I see not need for an extra battery.  Just make sure the engine is running when using the air compressor or anything else drawing juice and be sure to turn off the lights.

Just drive slowly when off-road and don't slam on the brakes when crossing a ditch or a rock - braking puts stress on all parts and parts under stress are more likely to fail.

No need to spend $$$ going overboard, just a few simple things to make life easier.


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SHANEA

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Re: Need help preparing truck for backcountry road exploration
« Reply #2 on: May 23, 2009, 10:38:35 AM »
oh, one other thing, a large good solid tire wrench is invaluable - one of those 4 pronged cross shaped ones - make sure the one you pick fits your vehicle.  Why?  Nothing worse than trying to bust the lug nuts on the side of the road when the over zealous person at the tire store/mfg. put the lugs on too tight with the impact wrench.  The little thing that generally comes with vehicles is worthless.  I also carry a pipe to put over the wrench for leverage at times. 

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Offline dkerr24

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Re: Need help preparing truck for backcountry road exploration
« Reply #3 on: May 23, 2009, 11:49:29 AM »
oh, one other thing, a large good solid tire wrench is invaluable - one of those 4 pronged cross shaped ones - make sure the one you pick fits your vehicle.  Why?  Nothing worse than trying to bust the lug nuts on the side of the road when the over zealous person at the tire store/mfg. put the lugs on too tight with the impact wrench.  The little thing that generally comes with vehicles is worthless.  I also carry a pipe to put over the wrench for leverage at times.  

I use a torque wrench to properly torque the lug nuts on my car to avoid any problems caused by air wrenches.  Never had to use anything but the factory wrench to remove the lugs.  I always spray a bit of penetrating oil on the threads of the studs to help keep the lug nuts from getting frozen.

It wouldn't hurt to lower/reinstall your spare just to make sure you can do it, and to make sure nothing is frozen or stuck.  You wouldn't want to be on a backroad in the middle of nowhere and find out you are unable to lower your spare on the Toyota.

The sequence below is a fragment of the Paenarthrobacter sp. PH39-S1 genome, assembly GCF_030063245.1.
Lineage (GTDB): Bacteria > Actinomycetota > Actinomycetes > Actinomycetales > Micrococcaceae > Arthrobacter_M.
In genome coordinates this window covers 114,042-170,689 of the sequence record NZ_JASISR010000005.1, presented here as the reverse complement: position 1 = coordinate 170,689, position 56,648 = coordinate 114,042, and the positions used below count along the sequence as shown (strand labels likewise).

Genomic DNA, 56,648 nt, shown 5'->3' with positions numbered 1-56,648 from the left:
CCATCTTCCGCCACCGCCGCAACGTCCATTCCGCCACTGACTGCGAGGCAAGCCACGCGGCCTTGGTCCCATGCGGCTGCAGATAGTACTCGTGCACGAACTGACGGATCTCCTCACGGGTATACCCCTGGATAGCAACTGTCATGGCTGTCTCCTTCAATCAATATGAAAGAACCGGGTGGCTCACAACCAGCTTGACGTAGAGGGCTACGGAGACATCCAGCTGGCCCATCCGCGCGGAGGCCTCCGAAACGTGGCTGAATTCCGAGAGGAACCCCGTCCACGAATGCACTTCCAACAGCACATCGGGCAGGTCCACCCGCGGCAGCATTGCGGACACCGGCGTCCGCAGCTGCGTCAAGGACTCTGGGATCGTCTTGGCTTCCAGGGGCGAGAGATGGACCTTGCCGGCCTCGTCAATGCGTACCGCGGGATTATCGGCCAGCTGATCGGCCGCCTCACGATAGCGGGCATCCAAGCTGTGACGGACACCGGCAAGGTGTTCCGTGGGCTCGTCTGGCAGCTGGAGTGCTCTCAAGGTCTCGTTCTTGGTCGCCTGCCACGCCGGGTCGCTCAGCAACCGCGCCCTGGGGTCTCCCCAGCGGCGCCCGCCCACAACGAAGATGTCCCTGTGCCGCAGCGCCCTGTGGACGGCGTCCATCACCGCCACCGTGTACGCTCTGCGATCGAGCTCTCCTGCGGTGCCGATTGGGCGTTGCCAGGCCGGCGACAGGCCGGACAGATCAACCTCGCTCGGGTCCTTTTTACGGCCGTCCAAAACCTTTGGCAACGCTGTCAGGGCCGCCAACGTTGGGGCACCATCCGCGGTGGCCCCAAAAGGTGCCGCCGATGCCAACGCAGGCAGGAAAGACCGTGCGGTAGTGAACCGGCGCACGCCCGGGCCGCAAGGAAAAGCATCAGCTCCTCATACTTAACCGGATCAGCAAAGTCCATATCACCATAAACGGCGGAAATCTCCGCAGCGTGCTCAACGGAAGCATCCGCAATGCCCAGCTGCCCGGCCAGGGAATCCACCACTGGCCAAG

Another item I strongly recommend is a 'Scangauge II'.  It is a small LCD readout that attaches to the ODB-II port underneath the dash of your Toyota.  All cars built since 1996 have this port.  It will tell you coolant temp in Farenheit or Celsius, voltage, intake temperature, current mpg, miles to empty, a whole slew of things the idiot lights on your dash won't tell you.  It can also read the codes if your 'Check Engine' light comes on.

It's around $150 from Amazon.com

Best advice on off-road driving is go SLOW.  I've seen folks fly over rough roads doing all kinds of damage to their vehicle when simply crawling over the bad spots will save you from headaches later.
« Last Edit: May 23, 2009, 12:03:43 PM by dkerr24 »

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Offline tjavery

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Re: Need help preparing truck for backcountry road exploration
« Reply #4 on: May 23, 2009, 01:18:33 PM »
It wouldn't hurt to lower/reinstall your spare just to make sure you can do it, and to make sure nothing is frozen or stuck.  You wouldn't want to be on a backroad in the middle of nowhere and find out you are unable to lower your spare on the Toyota.

I second that. Definitely take a practice run in your driveway at home changing out a tire. That will make sure you know that everything works and that you have all required items.

It would be bad news if you needed the spare way out there in the backcountry and you then realize that your spare is secured with a special nut or lock or something and you don't have the key.

Dig out the manual and look specifically at the required jack placement. Designers of vehicles take into account that the jack will be placed in a specific location, a "hard point" if you will. You don't want to start jacking up your vehicle using a spot on your frame that's not designed to handle the load.